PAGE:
This post is a long time coming. I’ve written about my eating disorder history a handful of times already. I’ve also written a lot about how I’m on a journey of positivity and self-love. I’ve had more snafus with relapses this year than I’d like to admit. Bulimia and eating disorders can consume you like an addiction.
What I need to address are a few topics that have been swirling in my mind lately. I want to start with what “not being skinny by design” means. I’m not naturally skinny, and becoming thin takes a lot of effort and restriction for me. That’s what I mean by not skinny by design.
First, BMI is a load of crap. Second, for me to get to my BMI and sustain that small of a weight, I’d be jeopardizing my mental and physical health again. After treatment for my ED and seeing more doctors than I can count, I need to accept that I am not skinny by design. Some may think that is bullshit, but those people will also disagree with my next statement. I don’t believe that everyone is meant to be skinny.
It’s not just one instance that made me want to talk about how I am finally learning to love my curves- because it’s still an everyday battle. But there are a few recent experiences I want to share.
Between toxic, off-handed comments and the negative side effects of social media, my positivity is running low. It’s hard to love yourself with a million other people telling you not to. It’s especially hard when it’s shoved down your throat that everyone should and could be skinny. Thanks, diet-culture.
I can promise you that my body is not meant to be a size 2. I could get back to that point with hours of daily exercise, restriction, and “clean eating”. I could also go back to being that size with purging, but I want to love my body as it is. It’s time that I love my body without punishing it.
With my health history and hospital stays, I can promise you that I know my body will not be that small and still be healthy at the same time. I don’t care what BMI says or what basis diet-culture has, not everyone is meant to be skinny. Skinny and healthy mean two different things.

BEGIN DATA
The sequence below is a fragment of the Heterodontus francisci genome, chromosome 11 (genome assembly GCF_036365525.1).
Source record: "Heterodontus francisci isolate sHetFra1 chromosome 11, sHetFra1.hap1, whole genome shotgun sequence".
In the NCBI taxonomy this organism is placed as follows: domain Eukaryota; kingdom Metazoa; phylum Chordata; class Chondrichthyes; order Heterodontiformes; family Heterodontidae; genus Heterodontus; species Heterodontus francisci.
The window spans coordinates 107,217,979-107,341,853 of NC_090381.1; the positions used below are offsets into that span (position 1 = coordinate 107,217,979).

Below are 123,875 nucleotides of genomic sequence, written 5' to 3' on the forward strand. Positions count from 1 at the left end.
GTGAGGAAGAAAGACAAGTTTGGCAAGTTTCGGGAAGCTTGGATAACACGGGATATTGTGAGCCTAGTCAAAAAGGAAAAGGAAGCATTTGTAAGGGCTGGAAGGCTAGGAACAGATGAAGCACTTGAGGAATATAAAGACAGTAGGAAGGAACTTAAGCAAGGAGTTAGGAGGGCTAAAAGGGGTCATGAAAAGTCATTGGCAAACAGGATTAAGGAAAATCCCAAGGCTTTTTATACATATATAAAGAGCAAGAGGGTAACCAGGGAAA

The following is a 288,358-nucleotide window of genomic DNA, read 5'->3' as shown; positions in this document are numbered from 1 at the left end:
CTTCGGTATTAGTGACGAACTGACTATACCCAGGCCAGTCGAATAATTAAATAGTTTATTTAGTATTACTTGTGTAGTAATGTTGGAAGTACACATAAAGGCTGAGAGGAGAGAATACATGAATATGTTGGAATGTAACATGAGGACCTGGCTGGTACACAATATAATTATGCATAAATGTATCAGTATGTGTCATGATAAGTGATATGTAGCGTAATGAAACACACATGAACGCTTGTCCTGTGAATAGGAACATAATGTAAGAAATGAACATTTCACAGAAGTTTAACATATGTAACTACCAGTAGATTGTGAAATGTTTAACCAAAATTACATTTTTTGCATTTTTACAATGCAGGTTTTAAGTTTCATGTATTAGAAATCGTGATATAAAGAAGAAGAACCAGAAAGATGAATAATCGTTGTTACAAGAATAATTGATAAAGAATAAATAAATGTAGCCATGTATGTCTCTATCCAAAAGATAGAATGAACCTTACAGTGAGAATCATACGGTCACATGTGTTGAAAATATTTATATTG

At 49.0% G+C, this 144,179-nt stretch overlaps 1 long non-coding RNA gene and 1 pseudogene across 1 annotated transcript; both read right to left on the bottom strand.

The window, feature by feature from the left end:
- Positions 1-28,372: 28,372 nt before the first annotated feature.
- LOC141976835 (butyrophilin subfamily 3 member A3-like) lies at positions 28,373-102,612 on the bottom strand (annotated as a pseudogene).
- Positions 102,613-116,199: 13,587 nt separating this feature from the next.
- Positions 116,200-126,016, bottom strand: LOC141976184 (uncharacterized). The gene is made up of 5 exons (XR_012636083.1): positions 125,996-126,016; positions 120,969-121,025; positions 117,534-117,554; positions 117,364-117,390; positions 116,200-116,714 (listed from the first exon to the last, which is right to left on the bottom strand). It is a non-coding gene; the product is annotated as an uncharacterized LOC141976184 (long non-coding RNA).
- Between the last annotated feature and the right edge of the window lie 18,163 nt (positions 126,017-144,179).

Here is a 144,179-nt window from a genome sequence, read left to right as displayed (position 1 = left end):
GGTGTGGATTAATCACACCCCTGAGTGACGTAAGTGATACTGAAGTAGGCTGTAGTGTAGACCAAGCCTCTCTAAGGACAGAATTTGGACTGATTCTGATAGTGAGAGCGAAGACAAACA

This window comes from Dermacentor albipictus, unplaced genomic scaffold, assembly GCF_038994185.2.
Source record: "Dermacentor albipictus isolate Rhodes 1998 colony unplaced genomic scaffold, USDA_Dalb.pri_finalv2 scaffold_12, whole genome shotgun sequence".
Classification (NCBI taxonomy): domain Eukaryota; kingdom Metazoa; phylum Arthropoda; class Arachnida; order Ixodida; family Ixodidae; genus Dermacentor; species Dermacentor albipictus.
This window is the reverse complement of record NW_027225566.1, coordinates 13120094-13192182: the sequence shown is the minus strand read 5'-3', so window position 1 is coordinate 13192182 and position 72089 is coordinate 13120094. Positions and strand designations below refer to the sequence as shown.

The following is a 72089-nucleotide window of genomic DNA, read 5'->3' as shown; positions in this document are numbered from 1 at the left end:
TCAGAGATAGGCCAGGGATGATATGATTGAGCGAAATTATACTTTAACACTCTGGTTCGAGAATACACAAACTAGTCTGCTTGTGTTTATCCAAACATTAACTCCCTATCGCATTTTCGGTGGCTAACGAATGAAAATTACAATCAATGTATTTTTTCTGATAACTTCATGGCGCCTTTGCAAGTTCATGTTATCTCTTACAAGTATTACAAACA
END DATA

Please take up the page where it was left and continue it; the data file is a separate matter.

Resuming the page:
Not Trying to “Get My Body Back“
I want to mention that for over a decade, I had no clue what my body looked like naturally and without purging or severe restriction. Honestly, I had no clue what my body type even was. Everyone in my family, except for my mom, is different. There’s curves in all shapes and sizes, but for years, I refused to allow my curves to live. I zeroed in on the skinny examples around me and strived to look like that.
I didn’t know what my body looked like without purging up until I decided I wanted to be healthy and have a family. Going from bulimia to a small window of recovery to being pregnant was one of the most difficult periods in my life. I also had kids only a year apart, so I struggled with what my body looked like without my ED and without pregnancy. It took some time, but I found it. I found my healthy.
Made for Curves
I avoided Instagram for my blog for a long time, because I don’t like people assuming I “want my body back” after kids. I’m still bombarded with people asking if I want to change the way my body looks as a mom. As moms, the pressure on our bodies is unbelievably ridiculous.
It’s okay to not want to push out babies and go back to abs. My abs were achieved wrong the first time around anyway. Yes, I’m insulted that 27 new Instagram bloggers send me messages everyday about being in their damn boot camps.